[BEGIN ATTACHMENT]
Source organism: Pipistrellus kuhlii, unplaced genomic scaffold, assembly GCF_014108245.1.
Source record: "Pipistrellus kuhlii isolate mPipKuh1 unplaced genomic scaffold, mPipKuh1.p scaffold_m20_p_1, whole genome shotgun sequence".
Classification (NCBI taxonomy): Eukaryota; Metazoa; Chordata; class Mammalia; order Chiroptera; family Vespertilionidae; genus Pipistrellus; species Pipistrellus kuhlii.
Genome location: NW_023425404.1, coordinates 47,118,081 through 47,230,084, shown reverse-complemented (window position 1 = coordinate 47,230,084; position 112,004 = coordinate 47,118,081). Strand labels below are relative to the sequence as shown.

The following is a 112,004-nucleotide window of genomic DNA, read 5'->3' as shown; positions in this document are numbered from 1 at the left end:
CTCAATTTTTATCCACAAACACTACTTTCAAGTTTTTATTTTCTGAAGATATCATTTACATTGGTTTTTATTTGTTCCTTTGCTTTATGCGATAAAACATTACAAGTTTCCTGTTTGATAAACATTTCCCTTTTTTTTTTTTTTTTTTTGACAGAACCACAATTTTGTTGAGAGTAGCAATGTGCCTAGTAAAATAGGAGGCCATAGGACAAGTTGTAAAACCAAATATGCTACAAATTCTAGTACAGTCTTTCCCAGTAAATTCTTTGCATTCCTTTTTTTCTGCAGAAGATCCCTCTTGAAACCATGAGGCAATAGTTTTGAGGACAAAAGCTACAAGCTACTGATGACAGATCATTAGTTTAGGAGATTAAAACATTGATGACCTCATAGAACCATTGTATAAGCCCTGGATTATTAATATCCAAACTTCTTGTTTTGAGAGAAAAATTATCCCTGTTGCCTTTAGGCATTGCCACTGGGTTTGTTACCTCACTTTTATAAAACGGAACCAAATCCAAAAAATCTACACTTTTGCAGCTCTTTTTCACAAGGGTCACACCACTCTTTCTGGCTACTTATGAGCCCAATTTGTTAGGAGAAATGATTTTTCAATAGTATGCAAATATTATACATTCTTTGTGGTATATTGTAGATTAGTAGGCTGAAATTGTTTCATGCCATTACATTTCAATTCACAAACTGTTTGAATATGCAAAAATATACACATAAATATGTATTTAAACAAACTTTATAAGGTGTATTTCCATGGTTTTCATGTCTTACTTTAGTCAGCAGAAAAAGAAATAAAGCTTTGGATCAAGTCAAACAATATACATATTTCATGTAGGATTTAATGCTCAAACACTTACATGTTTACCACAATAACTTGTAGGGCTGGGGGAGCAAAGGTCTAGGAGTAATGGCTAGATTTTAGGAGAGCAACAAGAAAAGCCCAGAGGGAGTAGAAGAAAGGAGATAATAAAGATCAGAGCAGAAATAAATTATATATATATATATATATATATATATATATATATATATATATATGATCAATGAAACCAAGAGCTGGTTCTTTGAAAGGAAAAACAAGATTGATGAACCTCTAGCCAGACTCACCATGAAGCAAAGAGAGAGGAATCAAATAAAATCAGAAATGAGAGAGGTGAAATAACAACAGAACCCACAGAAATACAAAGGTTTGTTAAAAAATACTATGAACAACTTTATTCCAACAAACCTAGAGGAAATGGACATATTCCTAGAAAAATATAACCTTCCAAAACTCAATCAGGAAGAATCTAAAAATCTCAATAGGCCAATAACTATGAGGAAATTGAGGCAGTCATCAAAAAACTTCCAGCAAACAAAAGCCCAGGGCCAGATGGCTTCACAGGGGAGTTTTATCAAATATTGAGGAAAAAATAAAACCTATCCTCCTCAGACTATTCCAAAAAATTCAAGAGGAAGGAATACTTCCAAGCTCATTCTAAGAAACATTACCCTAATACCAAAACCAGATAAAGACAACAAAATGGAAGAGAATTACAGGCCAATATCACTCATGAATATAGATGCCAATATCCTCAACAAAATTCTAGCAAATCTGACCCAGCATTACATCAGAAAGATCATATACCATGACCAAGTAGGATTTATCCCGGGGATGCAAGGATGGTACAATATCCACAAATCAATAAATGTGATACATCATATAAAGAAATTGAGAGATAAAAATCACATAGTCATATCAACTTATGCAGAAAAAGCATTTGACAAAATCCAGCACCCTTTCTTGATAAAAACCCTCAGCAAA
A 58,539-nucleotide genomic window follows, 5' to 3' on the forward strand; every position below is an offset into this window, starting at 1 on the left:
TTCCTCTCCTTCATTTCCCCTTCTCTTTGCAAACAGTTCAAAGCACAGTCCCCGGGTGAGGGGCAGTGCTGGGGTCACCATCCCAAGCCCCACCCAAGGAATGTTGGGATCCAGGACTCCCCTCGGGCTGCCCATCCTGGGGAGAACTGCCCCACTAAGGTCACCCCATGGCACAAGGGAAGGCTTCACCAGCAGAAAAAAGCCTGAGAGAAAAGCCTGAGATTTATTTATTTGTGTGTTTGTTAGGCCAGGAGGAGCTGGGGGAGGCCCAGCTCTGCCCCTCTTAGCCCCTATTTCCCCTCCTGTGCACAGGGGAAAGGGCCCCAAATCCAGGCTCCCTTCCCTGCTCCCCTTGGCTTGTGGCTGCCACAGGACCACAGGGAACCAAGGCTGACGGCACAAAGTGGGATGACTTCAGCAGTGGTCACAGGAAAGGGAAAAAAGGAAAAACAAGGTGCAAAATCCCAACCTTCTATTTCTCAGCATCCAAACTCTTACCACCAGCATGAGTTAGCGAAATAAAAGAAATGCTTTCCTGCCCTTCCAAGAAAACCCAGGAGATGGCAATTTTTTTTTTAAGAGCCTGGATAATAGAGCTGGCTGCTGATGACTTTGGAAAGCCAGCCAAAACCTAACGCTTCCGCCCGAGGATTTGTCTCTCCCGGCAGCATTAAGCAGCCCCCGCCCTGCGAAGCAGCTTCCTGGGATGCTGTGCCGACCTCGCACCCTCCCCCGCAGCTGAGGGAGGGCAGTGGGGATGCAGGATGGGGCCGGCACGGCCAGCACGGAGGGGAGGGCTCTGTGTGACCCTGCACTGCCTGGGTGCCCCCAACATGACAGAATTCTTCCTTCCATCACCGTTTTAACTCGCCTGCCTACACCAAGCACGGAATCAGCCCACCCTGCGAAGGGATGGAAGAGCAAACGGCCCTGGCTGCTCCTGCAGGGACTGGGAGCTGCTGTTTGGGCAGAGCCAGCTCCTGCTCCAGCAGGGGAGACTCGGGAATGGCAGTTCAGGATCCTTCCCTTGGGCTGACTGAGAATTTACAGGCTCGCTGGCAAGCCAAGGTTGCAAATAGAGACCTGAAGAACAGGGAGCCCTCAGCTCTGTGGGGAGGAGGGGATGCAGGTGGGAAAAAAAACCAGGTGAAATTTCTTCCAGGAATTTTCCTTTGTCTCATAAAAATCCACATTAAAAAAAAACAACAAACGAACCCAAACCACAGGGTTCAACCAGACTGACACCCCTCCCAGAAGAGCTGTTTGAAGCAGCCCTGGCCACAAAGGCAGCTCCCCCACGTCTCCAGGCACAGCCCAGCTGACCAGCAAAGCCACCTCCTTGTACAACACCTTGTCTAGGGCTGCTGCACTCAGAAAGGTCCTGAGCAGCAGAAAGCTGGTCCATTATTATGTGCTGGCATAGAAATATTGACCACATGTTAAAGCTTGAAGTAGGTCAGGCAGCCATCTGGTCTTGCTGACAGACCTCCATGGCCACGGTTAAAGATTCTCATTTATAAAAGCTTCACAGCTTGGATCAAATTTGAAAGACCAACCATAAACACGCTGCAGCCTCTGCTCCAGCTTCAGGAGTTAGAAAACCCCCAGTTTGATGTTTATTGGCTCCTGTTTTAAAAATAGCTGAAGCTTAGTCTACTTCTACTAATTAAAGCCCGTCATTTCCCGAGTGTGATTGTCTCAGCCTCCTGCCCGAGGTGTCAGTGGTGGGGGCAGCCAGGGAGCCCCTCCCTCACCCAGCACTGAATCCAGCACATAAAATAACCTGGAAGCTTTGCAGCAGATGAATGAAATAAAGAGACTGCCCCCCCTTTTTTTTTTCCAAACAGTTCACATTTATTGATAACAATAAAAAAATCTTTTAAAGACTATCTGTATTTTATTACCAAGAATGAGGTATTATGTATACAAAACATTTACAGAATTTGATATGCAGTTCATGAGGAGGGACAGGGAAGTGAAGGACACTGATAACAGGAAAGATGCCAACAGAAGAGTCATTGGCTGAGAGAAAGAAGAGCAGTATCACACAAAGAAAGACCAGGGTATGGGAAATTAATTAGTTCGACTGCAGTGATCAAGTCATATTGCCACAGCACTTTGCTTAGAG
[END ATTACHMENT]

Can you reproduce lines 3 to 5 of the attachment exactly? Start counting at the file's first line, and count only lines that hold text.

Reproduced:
Classification (NCBI taxonomy): Eukaryota; Metazoa; Chordata; class Mammalia; order Chiroptera; family Vespertilionidae; genus Pipistrellus; species Pipistrellus kuhlii.
Genome location: NW_023425404.1, coordinates 47,118,081 through 47,230,084, shown reverse-complemented (window position 1 = coordinate 47,230,084; position 112,004 = coordinate 47,118,081). Strand labels below are relative to the sequence as shown.

The following is a 112,004-nucleotide window of genomic DNA, read 5'->3' as shown; positions in this document are numbered from 1 at the left end: